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Imagine losing the memory of the day

Chris J. Hanson was preparing to leave the beachfront hotel on the final day of his vacation, and his heart began to malfunction in a rare and mysterious way.

Wearing a shirt, he asked his wife, Bobby Joe, to spend more time on the balcony. She was confused. He was just on the balcony and they were eating there several times.

“I don’t want to scare you,” he told her, “but I don’t remember any of it.”

He scared her. Fearing that he had a stroke, she rushed him to a hospital in Miami. Every 15 seconds he asks the same question. “Where is this?” “Where is my phone?” “Where is my wallet?” He remembered who he was. He remembered Bobbi-Jo and his children. But the last six months have been blank and he hasn’t made any new memories.

He wept when Bobby Joe reminded him that he had bought a ticket for the Ultimate Fighting Championship event when he returned to Colorado Springs. He also didn’t remember any signs that something was very wrong.

Eight hours later, the doctor asked if Hanson knew why he was in the hospital. For the first time, he said so. A few minutes later, the doctor asked again. Hanson not only remembered why he was there, but also remembered what the doctor had asked before. His previous memories came back as suddenly as they disappeared, but now 51-year-old Hanson still doesn’t remember what happened during those eight hours.

He had a typical case of transient global amnesia (TGA). This is a mysterious form of memory loss that doctors have yet to explain, 65 years after it was first explained. It was unusual enough for Hanson’s doctors to swarm around Hanson’s bed and bring some young colleagues to ask him questions — about 5 to 10 out of 100,000 diagnosed it each year. It has been-. “They were very fascinated,” Hanson said. Your doctor will tell you that being an attractive patient is rarely a good thing.

However, transient global amnesia is an exception to that rule and is one of the things neurologists like about it.

“I have no bad news for these patients, and neurologists often have bad news,” said Nathan Young, a neurologist at the Mayo Clinic.

TGA does not appear to be a precursor to future deterioration, and Young said he is studying recurrent cases, saying that only 5% to 15% of patients have a second episode. The bad news is that it is still very painful for patients and their families.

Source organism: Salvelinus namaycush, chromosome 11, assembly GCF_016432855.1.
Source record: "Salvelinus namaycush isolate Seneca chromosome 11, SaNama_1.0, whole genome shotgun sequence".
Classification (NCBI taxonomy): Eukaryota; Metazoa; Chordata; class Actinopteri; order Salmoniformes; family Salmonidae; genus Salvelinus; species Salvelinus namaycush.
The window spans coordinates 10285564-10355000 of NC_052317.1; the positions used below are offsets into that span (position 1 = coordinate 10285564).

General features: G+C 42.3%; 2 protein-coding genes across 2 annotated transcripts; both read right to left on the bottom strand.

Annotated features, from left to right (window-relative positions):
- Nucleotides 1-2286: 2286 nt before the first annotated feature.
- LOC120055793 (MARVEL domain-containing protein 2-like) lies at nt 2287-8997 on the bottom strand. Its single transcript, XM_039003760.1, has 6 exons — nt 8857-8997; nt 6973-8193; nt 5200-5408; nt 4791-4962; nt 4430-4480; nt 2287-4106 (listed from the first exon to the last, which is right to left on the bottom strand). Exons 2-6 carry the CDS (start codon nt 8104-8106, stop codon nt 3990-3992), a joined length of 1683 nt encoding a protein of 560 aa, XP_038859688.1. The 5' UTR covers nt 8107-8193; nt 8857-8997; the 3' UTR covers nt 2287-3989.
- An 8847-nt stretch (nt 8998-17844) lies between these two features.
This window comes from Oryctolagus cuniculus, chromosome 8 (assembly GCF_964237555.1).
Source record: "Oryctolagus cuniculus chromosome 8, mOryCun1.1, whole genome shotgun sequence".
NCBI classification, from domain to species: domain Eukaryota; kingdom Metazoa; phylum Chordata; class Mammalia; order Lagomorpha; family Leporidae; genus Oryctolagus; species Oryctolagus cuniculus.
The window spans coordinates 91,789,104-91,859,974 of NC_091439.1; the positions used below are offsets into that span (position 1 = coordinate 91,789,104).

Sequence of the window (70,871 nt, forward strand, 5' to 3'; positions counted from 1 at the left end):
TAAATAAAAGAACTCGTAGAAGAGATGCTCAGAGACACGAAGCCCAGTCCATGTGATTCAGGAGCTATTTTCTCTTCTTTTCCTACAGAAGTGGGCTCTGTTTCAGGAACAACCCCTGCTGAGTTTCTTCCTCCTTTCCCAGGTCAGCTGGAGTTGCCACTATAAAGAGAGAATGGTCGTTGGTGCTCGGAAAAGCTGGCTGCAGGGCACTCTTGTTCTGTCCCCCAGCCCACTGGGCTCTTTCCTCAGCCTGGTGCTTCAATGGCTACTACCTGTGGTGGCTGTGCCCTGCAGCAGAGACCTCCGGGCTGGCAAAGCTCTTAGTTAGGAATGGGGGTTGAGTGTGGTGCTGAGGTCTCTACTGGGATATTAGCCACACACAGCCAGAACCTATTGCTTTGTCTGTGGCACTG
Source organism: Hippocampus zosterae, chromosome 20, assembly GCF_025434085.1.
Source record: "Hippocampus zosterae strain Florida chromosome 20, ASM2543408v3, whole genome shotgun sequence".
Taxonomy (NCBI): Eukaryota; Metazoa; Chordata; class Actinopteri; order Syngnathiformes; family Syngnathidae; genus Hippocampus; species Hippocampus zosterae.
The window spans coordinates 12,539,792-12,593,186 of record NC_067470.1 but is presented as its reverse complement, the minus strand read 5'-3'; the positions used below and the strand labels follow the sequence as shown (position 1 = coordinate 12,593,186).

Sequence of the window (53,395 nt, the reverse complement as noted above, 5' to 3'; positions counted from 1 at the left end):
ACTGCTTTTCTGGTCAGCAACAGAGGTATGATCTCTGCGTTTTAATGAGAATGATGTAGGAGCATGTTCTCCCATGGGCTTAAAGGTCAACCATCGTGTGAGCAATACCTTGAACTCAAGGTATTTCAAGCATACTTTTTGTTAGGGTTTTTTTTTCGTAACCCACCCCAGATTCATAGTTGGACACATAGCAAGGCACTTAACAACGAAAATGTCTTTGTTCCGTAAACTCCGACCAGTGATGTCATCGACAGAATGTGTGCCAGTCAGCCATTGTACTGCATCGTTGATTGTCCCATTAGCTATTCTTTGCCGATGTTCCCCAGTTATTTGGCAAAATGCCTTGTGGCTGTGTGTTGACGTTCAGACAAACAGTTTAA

“It’s always a horrifying, disturbing event,” Young said.

Among the potential triggers are stress and strong emotions. A recent study by the German Academic Medical Center found an increase in cases of transient global amnesia in the early stages of the COVID-19 pandemic. Researchers thought that stress might be the cause. Between February 1st and May 15th, 2020, the hospital saw 16 patients in this condition, with an average of 9.7 for that period over the last 10 years. Ralph Werner, one of the doctors involved in the study, said the numbers have returned to baseline this year, perhaps because the pandemic is no longer so scary.

Neurologists in the United States said they were unaware of similar studies in this country.

Transient global amnesia is associated with a strange combination of possible triggers beyond stress: sudden immersion in cold or hot water, intense activity, sexual intercourse, some medical procedures, and mild head injury. Trauma. It is common in people over the age of 50 — the average age is about 62 years — and often begins in the morning. People with a history of migraine, like Hanson, are at increased risk.

Epileptic seizures can cause a shorter memory loss called transient epileptic amnesia. People with a stroke usually have physical symptoms, but some people with amnesia actually have a stroke, so it is important to see a doctor. Physicians need to rule out other neurological problems before they can settle for a more reassuring TGA diagnosis.

A feature of TGA is a recurring question. What am i doing here? Where did you go? This may sound like dementia, but people with dementia have broader problems with their progressively developing thoughts. People with TGA know their name and their address. They can still perform skills such as driving a car, hitting a golf ball, cooking, or doing math problems. They can’t remember what happened a few minutes ago.

Transient global amnesia is a mysterious form of memory loss that doctors have yet to explain 65 years after it was first explained.

That’s what happens to people with transient global amnesia



Imagine losing the memory of the day

Source link Imagine losing the memory of the day

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